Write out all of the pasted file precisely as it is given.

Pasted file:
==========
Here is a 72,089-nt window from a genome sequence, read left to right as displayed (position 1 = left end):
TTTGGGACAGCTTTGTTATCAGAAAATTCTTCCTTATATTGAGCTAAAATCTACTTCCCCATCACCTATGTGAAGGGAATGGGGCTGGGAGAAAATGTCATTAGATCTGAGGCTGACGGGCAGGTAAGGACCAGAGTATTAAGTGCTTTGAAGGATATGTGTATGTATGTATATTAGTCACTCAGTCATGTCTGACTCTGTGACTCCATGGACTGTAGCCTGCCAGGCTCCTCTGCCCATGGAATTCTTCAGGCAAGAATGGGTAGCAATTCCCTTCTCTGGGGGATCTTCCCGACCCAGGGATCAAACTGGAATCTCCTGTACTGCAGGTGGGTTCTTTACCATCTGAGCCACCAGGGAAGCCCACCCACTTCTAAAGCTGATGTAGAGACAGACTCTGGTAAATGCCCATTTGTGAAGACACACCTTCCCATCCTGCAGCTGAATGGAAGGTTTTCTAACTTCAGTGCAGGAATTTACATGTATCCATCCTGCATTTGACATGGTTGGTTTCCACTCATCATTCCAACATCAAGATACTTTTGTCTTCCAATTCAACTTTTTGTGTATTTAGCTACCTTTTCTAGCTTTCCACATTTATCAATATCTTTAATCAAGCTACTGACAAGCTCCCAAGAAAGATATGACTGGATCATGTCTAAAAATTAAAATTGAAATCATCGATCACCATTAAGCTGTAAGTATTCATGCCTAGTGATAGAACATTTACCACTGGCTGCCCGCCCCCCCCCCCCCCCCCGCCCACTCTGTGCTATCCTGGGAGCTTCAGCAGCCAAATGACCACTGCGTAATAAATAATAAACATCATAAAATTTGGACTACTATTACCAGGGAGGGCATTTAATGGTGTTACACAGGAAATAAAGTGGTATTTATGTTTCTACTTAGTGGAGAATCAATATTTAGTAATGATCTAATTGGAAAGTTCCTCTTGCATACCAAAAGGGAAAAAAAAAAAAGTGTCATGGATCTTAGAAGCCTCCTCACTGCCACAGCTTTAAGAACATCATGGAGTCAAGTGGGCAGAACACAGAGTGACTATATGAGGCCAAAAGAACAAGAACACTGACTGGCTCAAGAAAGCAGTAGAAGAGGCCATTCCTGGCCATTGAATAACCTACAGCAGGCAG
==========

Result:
Here is a 72,089-nt window from a genome sequence, read left to right as displayed (position 1 = left end):
TTTGGGACAGCTTTGTTATCAGAAAATTCTTCCTTATATTGAGCTAAAATCTACTTCCCCATCACCTATGTGAAGGGAATGGGGCTGGGAGAAAATGTCATTAGATCTGAGGCTGACGGGCAGGTAAGGACCAGAGTATTAAGTGCTTTGAAGGATATGTGTATGTATGTATATTAGTCACTCAGTCATGTCTGACTCTGTGACTCCATGGACTGTAGCCTGCCAGGCTCCTCTGCCCATGGAATTCTTCAGGCAAGAATGGGTAGCAATTCCCTTCTCTGGGGGATCTTCCCGACCCAGGGATCAAACTGGAATCTCCTGTACTGCAGGTGGGTTCTTTACCATCTGAGCCACCAGGGAAGCCCACCCACTTCTAAAGCTGATGTAGAGACAGACTCTGGTAAATGCCCATTTGTGAAGACACACCTTCCCATCCTGCAGCTGAATGGAAGGTTTTCTAACTTCAGTGCAGGAATTTACATGTATCCATCCTGCATTTGACATGGTTGGTTTCCACTCATCATTCCAACATCAAGATACTTTTGTCTTCCAATTCAACTTTTTGTGTATTTAGCTACCTTTTCTAGCTTTCCACATTTATCAATATCTTTAATCAAGCTACTGACAAGCTCCCAAGAAAGATATGACTGGATCATGTCTAAAAATTAAAATTGAAATCATCGATCACCATTAAGCTGTAAGTATTCATGCCTAGTGATAGAACATTTACCACTGGCTGCCCGCCCCCCCCCCCCCCCCCGCCCACTCTGTGCTATCCTGGGAGCTTCAGCAGCCAAATGACCACTGCGTAATAAATAATAAACATCATAAAATTTGGACTACTATTACCAGGGAGGGCATTTAATGGTGTTACACAGGAAATAAAGTGGTATTTATGTTTCTACTTAGTGGAGAATCAATATTTAGTAATGATCTAATTGGAAAGTTCCTCTTGCATACCAAAAGGGAAAAAAAAAAAAGTGTCATGGATCTTAGAAGCCTCCTCACTGCCACAGCTTTAAGAACATCATGGAGTCAAGTGGGCAGAACACAGAGTGACTATATGAGGCCAAAAGAACAAGAACACTGACTGGCTCAAGAAAGCAGTAGAAGAGGCCATTCCTGGCCATTGAATAACCTACAGCAGGCAG